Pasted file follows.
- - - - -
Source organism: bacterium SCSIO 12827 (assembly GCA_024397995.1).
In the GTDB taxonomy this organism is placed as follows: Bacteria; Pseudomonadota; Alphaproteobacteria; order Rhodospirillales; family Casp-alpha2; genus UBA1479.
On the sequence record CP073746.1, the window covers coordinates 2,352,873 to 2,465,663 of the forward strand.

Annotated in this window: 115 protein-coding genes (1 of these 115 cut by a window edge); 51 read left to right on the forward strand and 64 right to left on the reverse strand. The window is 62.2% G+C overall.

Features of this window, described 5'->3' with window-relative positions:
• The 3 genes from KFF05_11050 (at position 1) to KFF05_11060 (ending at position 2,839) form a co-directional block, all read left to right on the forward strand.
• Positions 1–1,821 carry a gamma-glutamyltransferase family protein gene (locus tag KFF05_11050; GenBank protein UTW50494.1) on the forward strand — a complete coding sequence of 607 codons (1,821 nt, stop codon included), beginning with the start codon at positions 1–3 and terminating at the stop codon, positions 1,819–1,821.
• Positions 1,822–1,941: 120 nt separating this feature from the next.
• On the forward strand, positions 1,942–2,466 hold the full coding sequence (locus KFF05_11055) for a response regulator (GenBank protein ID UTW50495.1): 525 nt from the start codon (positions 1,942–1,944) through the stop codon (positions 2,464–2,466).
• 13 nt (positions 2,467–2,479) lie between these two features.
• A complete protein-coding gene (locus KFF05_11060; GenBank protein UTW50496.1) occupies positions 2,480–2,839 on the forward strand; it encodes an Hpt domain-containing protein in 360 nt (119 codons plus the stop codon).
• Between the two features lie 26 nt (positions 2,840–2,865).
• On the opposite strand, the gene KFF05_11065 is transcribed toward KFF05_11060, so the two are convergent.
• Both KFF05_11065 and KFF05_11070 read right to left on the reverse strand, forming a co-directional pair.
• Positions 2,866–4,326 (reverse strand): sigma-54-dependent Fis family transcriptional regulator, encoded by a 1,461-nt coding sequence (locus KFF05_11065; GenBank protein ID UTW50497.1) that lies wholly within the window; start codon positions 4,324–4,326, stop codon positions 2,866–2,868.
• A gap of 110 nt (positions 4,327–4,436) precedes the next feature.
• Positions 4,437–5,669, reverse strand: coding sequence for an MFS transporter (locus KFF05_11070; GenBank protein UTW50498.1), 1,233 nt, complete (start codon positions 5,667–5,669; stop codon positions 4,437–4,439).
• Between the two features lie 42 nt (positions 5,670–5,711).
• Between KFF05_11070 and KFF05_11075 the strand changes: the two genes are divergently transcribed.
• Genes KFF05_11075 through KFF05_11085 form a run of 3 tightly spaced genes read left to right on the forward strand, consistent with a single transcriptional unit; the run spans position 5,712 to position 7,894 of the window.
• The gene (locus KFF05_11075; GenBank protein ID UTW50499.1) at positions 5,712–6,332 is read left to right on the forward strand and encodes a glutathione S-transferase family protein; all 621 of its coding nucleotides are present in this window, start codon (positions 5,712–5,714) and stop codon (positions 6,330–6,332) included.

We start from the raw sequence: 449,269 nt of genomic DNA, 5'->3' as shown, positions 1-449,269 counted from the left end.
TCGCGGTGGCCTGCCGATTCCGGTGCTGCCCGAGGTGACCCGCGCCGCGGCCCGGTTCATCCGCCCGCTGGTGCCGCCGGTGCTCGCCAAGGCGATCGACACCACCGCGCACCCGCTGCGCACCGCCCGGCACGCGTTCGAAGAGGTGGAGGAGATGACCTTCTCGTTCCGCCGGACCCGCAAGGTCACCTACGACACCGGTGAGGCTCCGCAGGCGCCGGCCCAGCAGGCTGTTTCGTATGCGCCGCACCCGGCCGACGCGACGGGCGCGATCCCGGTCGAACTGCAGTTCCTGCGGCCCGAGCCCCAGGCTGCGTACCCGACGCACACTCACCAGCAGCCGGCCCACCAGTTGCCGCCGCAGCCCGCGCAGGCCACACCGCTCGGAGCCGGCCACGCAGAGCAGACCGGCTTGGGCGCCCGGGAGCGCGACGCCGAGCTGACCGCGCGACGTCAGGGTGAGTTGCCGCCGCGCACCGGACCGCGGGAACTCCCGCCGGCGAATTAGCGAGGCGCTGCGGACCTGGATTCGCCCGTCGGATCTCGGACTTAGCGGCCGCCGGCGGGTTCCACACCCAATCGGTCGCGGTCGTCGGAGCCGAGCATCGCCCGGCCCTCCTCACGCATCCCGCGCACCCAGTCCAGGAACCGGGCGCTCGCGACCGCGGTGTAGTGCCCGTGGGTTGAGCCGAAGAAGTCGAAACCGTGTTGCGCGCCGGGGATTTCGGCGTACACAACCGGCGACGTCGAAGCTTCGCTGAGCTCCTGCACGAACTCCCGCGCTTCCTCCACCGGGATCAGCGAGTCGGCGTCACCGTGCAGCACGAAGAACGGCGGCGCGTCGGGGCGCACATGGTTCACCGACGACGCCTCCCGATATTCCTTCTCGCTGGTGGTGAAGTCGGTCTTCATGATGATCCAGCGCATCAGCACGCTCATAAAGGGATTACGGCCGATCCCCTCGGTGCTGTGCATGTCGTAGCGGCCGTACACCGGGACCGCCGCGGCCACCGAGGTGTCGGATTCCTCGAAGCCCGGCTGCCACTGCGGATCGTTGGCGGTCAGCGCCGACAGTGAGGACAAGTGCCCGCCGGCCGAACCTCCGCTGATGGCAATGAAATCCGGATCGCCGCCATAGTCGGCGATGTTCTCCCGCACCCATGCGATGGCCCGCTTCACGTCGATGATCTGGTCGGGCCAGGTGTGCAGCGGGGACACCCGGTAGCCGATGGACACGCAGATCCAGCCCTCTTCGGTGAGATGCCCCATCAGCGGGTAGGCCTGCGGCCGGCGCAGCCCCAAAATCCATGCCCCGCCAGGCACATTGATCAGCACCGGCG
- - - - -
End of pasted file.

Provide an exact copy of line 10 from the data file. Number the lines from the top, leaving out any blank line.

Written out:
• 13 nt (positions 2,467–2,479) lie between these two features.